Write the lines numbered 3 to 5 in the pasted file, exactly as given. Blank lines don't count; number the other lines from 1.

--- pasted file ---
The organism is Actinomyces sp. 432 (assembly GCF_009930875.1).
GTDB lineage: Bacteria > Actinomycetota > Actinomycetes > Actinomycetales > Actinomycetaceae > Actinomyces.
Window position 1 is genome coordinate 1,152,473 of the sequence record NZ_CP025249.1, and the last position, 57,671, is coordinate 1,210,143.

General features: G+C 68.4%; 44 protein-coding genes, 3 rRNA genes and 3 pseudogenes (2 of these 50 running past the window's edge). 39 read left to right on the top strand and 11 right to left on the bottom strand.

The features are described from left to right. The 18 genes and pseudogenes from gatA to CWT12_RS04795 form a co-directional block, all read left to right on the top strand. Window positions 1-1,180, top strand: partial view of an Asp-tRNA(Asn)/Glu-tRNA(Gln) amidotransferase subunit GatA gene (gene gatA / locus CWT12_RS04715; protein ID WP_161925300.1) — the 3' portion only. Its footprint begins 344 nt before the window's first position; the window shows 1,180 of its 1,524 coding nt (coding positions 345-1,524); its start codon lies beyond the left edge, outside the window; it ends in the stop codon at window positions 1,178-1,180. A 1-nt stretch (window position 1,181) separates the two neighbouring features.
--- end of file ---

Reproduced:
Window position 1 is genome coordinate 1,152,473 of the sequence record NZ_CP025249.1, and the last position, 57,671, is coordinate 1,210,143.

General features: G+C 68.4%; 44 protein-coding genes, 3 rRNA genes and 3 pseudogenes (2 of these 50 running past the window's edge). 39 read left to right on the top strand and 11 right to left on the bottom strand.

The features are described from left to right. The 18 genes and pseudogenes from gatA to CWT12_RS04795 form a co-directional block, all read left to right on the top strand. Window positions 1-1,180, top strand: partial view of an Asp-tRNA(Asn)/Glu-tRNA(Gln) amidotransferase subunit GatA gene (gene gatA / locus CWT12_RS04715; protein ID WP_161925300.1) — the 3' portion only. Its footprint begins 344 nt before the window's first position; the window shows 1,180 of its 1,524 coding nt (coding positions 345-1,524); its start codon lies beyond the left edge, outside the window; it ends in the stop codon at window positions 1,178-1,180. A 1-nt stretch (window position 1,181) separates the two neighbouring features.